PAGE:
Discovery Astrophotography with ZWO ASTRO

Astrophotographer’s Story: Luigi Morrone

Luigi Morrone is the winner of ZWO 2020 ASIWEEK #11 and has brought us many extraordinary astronomy photos. To make our ZWOers know this excellent astrophotographer better, we make this interview. Let’s all take a look now.

Q1: Hello Morrone, congratulations again for winning the ASIWEEK #11/2020! We are very happy to have this chance to interview you! First, could you please make a self-introduction to our users that may not know you before?


Many thanks for your interview, my name is Luigi Morrone, I’m 40 years old and I live in Agerola-Italy (630m s.l) a small town located on the Amalfitan Coast (Italy). At the early age I have always been passionate about the science and in particular for astronomy. At the 10 years old I started to observe the sky with my first telescope, Antares a 60mm refractor. My first target was the Moon and for me was a wonderful view. Over the years I continued to observe the sky and at the same time I also bought astronomy magazines. I have always been very fascinated by the planets and deep-sky observation.



Q2: The details of your Mercury images are incredibly amazing! Can you tell how did you capture the picture?


About a few years ago, when I started to capture Mercury images I thought it was impossible to be able to capture some planet surface: I define this kind of planetary acquisition as ‘Extreme Imaging’. For the image above I have used a 14 inch Celestron Schmidt Cassegrain – C14 Edge HD -with the wonderful ASI178MM and an IR pass filter 807nm. During the acquisition, Mercury was found about only 18° from the Sun and It was helped in part by shielding the roof of the house opposite mine. Even if the atmospheric condition was steady I tried to avoid the telescope heating. During the acquisition my ASI178MM working at 180fps, a sampling of 0.11”/pixel and a gain about of 70%. I have acquired a lot of GB data and then I stacked about 15000 frames. AutoStakkert has been used for the stacking process. Ragistax and Iris have been used for the processing. A curve and level adjustment in Photoshop has been performed.

Q3: Except for the Mercury image, you also have brought us so many other great astro works. May I ask how long have you been into astrophotography?

I started doing astrophotography about 4-5 years ago with the ASI120MM and 10 “Newton  F/4. During these years I have always experimented with new techniques (acquisition and processing), trying to optimize my setup to make the most of the atmospheric conditions.

Thanks to the development of the electronic, the PC hardware/software and with the new digital cameras, my work is focused mainly in the acquisition of high-resolution planetary images, deep sky images and making astronomy research about the Asteroidal Occultations and Comet images.





Cone Nebula – C14 Edge HD, Hyperstar f-1.9, HaOIIISII Baader Highspeed Filter, ASI1600MMPRO, bin2x, Unity gain Setting

Q4: Do you think astrophotography can be a lifelong pursuit?

I hope to continue to acquire hires planetary and the deep sky images for the next years. I think that with new digital sensors, the amateur astronomer can make an important contribution to the professional astronomers, for example, observing new phenomena atmosphere such as the sandstorm on Mars surface, monitoring the Venus atmosphere or observing Saturn and so on. I am very excited about this and I think it will be fun!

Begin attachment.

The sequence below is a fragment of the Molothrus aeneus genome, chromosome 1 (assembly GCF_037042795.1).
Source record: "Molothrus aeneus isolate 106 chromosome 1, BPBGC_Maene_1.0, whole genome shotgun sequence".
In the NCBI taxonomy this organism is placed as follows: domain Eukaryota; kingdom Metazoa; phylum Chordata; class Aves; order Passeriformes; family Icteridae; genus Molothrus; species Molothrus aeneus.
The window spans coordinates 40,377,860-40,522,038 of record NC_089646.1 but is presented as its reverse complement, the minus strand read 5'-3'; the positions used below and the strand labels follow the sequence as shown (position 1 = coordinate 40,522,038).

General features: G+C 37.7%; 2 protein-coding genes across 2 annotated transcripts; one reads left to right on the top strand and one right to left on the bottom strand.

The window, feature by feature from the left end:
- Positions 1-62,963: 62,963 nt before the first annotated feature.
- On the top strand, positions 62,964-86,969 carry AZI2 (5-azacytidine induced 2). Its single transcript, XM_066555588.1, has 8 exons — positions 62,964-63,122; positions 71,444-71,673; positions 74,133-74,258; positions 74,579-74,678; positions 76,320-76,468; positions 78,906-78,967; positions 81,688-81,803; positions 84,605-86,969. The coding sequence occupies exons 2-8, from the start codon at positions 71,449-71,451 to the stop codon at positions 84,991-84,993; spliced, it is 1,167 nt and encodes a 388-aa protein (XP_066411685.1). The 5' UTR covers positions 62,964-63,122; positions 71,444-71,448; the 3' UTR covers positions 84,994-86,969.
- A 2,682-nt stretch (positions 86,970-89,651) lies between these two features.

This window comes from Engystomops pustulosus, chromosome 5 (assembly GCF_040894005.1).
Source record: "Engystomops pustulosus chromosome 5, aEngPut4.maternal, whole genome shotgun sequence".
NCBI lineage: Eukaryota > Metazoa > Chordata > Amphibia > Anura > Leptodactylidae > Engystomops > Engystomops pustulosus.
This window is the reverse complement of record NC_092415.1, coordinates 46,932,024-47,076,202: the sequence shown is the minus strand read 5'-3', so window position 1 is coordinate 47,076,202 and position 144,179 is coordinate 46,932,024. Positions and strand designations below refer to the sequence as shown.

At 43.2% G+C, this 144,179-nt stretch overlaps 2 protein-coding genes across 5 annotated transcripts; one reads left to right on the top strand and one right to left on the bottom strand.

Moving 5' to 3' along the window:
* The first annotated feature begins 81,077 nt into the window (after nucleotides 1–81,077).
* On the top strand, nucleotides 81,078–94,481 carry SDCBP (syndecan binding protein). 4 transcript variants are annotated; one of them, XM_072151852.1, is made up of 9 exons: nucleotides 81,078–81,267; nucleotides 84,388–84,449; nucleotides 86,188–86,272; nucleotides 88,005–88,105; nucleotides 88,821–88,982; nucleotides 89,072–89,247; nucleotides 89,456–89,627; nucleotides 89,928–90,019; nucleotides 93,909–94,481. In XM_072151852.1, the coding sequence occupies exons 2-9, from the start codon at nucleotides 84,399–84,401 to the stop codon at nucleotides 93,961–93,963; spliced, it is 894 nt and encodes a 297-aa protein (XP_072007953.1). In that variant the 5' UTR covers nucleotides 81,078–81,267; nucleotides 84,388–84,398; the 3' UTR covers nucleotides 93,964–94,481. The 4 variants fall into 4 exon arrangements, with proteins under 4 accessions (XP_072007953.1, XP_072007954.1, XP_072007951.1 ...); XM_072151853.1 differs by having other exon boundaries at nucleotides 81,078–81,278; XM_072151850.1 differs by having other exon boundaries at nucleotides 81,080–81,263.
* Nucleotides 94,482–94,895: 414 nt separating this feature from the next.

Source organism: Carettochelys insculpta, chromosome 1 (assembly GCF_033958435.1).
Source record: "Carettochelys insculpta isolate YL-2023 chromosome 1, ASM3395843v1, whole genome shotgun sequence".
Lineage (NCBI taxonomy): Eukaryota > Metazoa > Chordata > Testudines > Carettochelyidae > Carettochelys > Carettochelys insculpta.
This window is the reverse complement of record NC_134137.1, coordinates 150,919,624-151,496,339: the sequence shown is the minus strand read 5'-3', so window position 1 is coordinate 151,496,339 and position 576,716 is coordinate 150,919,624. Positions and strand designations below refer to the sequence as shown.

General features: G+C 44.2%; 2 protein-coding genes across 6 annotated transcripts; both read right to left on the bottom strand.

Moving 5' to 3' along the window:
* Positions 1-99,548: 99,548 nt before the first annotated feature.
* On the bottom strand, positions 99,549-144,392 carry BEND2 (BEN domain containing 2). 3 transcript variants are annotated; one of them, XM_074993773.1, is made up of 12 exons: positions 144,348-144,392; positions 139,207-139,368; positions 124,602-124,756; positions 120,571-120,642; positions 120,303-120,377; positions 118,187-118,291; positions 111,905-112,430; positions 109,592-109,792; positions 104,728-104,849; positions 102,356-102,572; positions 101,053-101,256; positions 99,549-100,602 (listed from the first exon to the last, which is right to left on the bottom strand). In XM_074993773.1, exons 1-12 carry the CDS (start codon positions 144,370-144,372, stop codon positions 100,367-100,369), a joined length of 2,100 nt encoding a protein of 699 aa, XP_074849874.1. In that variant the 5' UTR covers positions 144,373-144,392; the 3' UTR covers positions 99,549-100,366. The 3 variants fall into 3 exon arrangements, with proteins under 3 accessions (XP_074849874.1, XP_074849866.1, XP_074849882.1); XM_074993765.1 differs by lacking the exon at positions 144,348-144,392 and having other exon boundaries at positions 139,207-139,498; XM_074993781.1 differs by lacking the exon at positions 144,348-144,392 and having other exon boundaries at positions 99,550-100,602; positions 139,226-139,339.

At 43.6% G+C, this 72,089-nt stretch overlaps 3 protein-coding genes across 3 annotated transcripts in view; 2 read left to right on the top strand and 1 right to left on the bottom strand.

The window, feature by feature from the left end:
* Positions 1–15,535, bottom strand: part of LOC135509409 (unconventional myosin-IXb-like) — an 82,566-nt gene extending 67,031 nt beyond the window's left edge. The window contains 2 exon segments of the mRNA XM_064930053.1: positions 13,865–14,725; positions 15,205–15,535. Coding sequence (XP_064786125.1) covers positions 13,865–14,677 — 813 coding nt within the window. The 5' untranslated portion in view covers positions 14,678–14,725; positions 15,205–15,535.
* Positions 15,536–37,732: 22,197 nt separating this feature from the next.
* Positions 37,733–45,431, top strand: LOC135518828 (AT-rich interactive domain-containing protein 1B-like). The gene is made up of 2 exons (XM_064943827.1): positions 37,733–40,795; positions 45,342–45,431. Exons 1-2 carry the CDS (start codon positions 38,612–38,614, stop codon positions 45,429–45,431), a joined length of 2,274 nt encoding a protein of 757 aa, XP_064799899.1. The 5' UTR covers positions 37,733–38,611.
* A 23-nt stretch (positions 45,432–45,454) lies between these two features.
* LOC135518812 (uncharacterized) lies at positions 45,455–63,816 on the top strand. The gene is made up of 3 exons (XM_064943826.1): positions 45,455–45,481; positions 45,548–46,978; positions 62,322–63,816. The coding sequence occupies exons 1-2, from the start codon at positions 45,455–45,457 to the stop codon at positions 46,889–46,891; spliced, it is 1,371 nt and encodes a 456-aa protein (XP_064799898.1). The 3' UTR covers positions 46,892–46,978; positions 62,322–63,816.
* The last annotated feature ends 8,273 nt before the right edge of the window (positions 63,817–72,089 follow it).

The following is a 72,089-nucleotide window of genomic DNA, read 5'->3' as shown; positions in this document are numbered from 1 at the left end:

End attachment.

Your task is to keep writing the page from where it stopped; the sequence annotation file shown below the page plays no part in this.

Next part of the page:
Uranus – Neptune & Triton – C14 Edge HD, Fornax52, ASI178mono R+IR>610nm


Q5: What equipment do you use? Can you show us some images?

I like to sweep in the different fields of astrophotography: from the planets, to the Sun, to the Moon, to the deep-sky images. During these years I try to optimize my setup for the different kind of work. From last year for Hires Planet imaging I used a Celestron C14 Edge HD on a Fornax 52 mount. Recently I have acquired an Hyperstar system for my C14 and I have very fast system f/1.9 and with ASI1600MM Pro, I use it for deep-sky imaging and for Asteroidal occultation.

I have also a TS152/900 with a Daystar Quark Cromosphere filter 0.5A that I use is for H-alpha solar imaging. I have also a newton 250mm f/4 for visual observation.





Q6: We know that planetary imaging is very limited by the altitude of the planets and seeing, so do you have good imaging conditions in your region?

My images are taken from the south of Italy at latitudes 40 degrees north of the equator. Unfortunately in the last and the next years for the planet such as Jupiter and Saturn will be very challenging. On the other hand, I am pretty lucky since my site astronomical observation is located above 670m s.l overlooking the sea. When the winds are coming the right directions, south or southwest, I found stable atmospheric conditions. I live in a rural area, with a moderate amount of light pollution (Bortle scale 5) and so I can also perform deep-sky imaging.

For hires planetary imaging you have to control the collimation, the cooling, the focusing but if the seeing conditions are not good you will never be able to obtain good planetary images.




Rosette Nebula


Q7: How long would you spend on processing after you complete the data acquisition? What do you think is the most important part of processing?